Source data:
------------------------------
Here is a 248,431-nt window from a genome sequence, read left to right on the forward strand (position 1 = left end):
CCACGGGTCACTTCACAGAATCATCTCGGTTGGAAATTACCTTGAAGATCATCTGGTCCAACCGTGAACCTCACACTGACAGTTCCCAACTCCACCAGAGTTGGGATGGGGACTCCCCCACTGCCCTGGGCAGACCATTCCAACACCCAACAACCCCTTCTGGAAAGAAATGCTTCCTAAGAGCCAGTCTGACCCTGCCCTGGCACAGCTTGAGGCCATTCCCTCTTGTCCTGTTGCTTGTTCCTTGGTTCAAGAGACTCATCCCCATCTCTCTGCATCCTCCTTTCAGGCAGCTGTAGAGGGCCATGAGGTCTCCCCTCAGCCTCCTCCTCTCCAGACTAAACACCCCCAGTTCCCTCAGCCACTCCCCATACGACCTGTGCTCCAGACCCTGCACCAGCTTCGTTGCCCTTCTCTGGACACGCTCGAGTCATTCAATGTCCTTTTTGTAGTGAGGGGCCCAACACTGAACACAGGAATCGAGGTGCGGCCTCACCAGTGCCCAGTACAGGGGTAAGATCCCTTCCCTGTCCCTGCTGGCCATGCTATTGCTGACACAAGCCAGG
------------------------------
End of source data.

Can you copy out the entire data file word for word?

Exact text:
Here is a 248,431-nt window from a genome sequence, read left to right on the forward strand (position 1 = left end):
CCACGGGTCACTTCACAGAATCATCTCGGTTGGAAATTACCTTGAAGATCATCTGGTCCAACCGTGAACCTCACACTGACAGTTCCCAACTCCACCAGAGTTGGGATGGGGACTCCCCCACTGCCCTGGGCAGACCATTCCAACACCCAACAACCCCTTCTGGAAAGAAATGCTTCCTAAGAGCCAGTCTGACCCTGCCCTGGCACAGCTTGAGGCCATTCCCTCTTGTCCTGTTGCTTGTTCCTTGGTTCAAGAGACTCATCCCCATCTCTCTGCATCCTCCTTTCAGGCAGCTGTAGAGGGCCATGAGGTCTCCCCTCAGCCTCCTCCTCTCCAGACTAAACACCCCCAGTTCCCTCAGCCACTCCCCATACGACCTGTGCTCCAGACCCTGCACCAGCTTCGTTGCCCTTCTCTGGACACGCTCGAGTCATTCAATGTCCTTTTTGTAGTGAGGGGCCCAACACTGAACACAGGAATCGAGGTGCGGCCTCACCAGTGCCCAGTACAGGGGTAAGATCCCTTCCCTGTCCCTGCTGGCCATGCTATTGCTGACACAAGCCAGG